England: Social housing spending at record low due to government cuts



housing stockA massive reduction in UK government grants to social landlords in England is responsible for the deep fall in the construction of social housing over the past seven years, according to the National Housing Federation.

The Federation, which represents housing associations, social landlords to over 2.7 million homes, has today published a report outlining dramatic shifts in public spending in housing which shows that the nation’s commitment to building homes has fallen from £11.4 billion in 2009 to £5.3bn in 2015 – from 0.7% to 0.2% of the total GDP. Despite this, more than a million families remain on the housing waiting list.

The Federation has warned that social housing funding will remain in crisis unless the government is prepared to make a break with the past and start funding new genuinely affordable homes.

According to the report, while the amount of money going into building new social homes has fallen precipitously, the nation is spending more than ever supporting people to live in costly rental properties through housing benefit. Over the last 20 years, spending on housing benefit has risen from £16.6bn to £25.1bn.

Housing someone in the private rented sector instead of a social home costs an additional £21 every week. In fact, the report found that the amount of housing benefit going to private landlords has almost doubled over the last decade to £9.1bn in 2015/16.

And yet there is currently not a single penny available to build social rent, affordable housing for those on the lowest incomes. Following the 2010 government decision to halt funds to social rent, construction dropped off sharply. In 2010/11, work was started on almost 36,000 social rented homes, the next year on just over 3,000. Today, housing associations are still delivering some social rented homes through their own cross-subsidy, but nothing like at previous or needed levels.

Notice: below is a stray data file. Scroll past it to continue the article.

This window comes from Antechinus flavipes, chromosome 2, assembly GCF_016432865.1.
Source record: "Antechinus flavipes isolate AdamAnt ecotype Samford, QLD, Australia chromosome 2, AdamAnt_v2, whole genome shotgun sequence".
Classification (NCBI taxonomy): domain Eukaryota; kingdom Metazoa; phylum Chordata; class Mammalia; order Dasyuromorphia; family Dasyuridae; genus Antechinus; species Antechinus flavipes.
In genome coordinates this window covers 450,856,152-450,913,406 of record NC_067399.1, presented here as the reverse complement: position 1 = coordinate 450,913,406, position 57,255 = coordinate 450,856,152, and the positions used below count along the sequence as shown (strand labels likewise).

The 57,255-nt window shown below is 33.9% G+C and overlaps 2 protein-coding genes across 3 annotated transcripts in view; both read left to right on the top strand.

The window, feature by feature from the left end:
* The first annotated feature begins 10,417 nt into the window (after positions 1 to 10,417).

Demand for new homes is not slowing down; the population of England is projected to increase by 17% until 2039 – an additional 9m people.

Making more capital available to social homebuilders, like housing associations, and then giving them the flexibility to charge rents appropriate to residents’ incomes is the way forward. The £1.1bn that remains unspent on Starter Homes should be redirected to building homes for social rent. With this money, housing associations could build 20,000 of the most affordable homes.

Speaking ahead of today’s National Housing Federation Annual Conference, chief executive David Orr said: “It is absurd that we’re spending less on building social housing than we did in the nineties – there are even more people today on housing waiting lists than then despite increasingly stringent criteria.

“We know we need more, better quality social housing. And yet, rather than putting public money into building the homes we need, we are propping up rents in a failing market. Ultimately, this is poor value for the taxpayer and has a knock-on effect on everyone struggling to rent or buy.

“The Prime Minister is right that we’ve not paid social housing enough attention. After the tragic fire at Grenfell, this crisis can no longer be ignored. The government must be bold and make a break with the past by making money available to build genuinely affordable homes.

“There’s more than a billion pounds that remains unspent on Starter Homes. Let’s put this money to use and let housing associations build 20,000 of the genuinely affordable homes the nation needs.”

A Department for Communities and Local Government spokesman said: “We introduced Affordable Rent in 2012 to maximise government investment and build more homes for below market rent.

“We’ve already delivered nearly 333,000 affordable homes since 2010 and have announced an additional £1.4bn for our Affordable Homes Programme, increasing the total investment to £7.1bn.”



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